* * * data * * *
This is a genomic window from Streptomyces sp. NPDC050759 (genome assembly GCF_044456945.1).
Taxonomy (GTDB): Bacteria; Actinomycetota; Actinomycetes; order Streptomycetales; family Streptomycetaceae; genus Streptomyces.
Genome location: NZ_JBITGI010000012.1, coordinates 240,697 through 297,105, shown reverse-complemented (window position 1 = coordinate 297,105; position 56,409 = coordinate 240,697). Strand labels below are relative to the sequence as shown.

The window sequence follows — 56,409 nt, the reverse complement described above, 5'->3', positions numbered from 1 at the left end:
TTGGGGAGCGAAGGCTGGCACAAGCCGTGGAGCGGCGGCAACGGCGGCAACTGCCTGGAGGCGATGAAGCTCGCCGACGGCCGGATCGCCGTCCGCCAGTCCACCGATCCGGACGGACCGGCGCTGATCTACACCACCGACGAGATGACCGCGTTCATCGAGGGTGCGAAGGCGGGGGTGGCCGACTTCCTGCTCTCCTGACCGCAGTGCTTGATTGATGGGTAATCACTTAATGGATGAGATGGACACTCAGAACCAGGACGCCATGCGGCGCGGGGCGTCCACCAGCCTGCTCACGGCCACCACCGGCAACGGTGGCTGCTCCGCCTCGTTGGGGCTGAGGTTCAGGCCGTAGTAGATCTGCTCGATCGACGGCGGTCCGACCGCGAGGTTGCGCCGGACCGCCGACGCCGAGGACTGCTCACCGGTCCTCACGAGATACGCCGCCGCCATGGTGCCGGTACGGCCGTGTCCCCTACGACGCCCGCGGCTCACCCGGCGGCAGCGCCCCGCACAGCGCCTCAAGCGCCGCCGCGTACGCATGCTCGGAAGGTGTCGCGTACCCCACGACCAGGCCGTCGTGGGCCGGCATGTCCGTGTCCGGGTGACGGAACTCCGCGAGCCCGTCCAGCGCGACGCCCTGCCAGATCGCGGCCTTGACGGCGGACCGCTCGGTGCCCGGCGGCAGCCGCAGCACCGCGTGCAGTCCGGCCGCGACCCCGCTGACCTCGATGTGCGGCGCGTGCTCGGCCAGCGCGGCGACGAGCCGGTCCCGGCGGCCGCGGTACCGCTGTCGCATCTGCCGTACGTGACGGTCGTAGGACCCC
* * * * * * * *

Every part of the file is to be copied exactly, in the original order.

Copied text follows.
This is a genomic window from Streptomyces sp. NPDC050759 (genome assembly GCF_044456945.1).
Taxonomy (GTDB): Bacteria; Actinomycetota; Actinomycetes; order Streptomycetales; family Streptomycetaceae; genus Streptomyces.
Genome location: NZ_JBITGI010000012.1, coordinates 240,697 through 297,105, shown reverse-complemented (window position 1 = coordinate 297,105; position 56,409 = coordinate 240,697). Strand labels below are relative to the sequence as shown.

The window sequence follows — 56,409 nt, the reverse complement described above, 5'->3', positions numbered from 1 at the left end:
TTGGGGAGCGAAGGCTGGCACAAGCCGTGGAGCGGCGGCAACGGCGGCAACTGCCTGGAGGCGATGAAGCTCGCCGACGGCCGGATCGCCGTCCGCCAGTCCACCGATCCGGACGGACCGGCGCTGATCTACACCACCGACGAGATGACCGCGTTCATCGAGGGTGCGAAGGCGGGGGTGGCCGACTTCCTGCTCTCCTGACCGCAGTGCTTGATTGATGGGTAATCACTTAATGGATGAGATGGACACTCAGAACCAGGACGCCATGCGGCGCGGGGCGTCCACCAGCCTGCTCACGGCCACCACCGGCAACGGTGGCTGCTCCGCCTCGTTGGGGCTGAGGTTCAGGCCGTAGTAGATCTGCTCGATCGACGGCGGTCCGACCGCGAGGTTGCGCCGGACCGCCGACGCCGAGGACTGCTCACCGGTCCTCACGAGATACGCCGCCGCCATGGTGCCGGTACGGCCGTGTCCCCTACGACGCCCGCGGCTCACCCGGCGGCAGCGCCCCGCACAGCGCCTCAAGCGCCGCCGCGTACGCATGCTCGGAAGGTGTCGCGTACCCCACGACCAGGCCGTCGTGGGCCGGCATGTCCGTGTCCGGGTGACGGAACTCCGCGAGCCCGTCCAGCGCGACGCCCTGCCAGATCGCGGCCTTGACGGCGGACCGCTCGGTGCCCGGCGGCAGCCGCAGCACCGCGTGCAGTCCGGCCGCGACCCCGCTGACCTCGATGTGCGGCGCGTGCTCGGCCAGCGCGGCGACGAGCCGGTCCCGGCGGCCGCGGTACCGCTGTCGCATCTGCCGTACGTGACGGTCGTAGGACCCC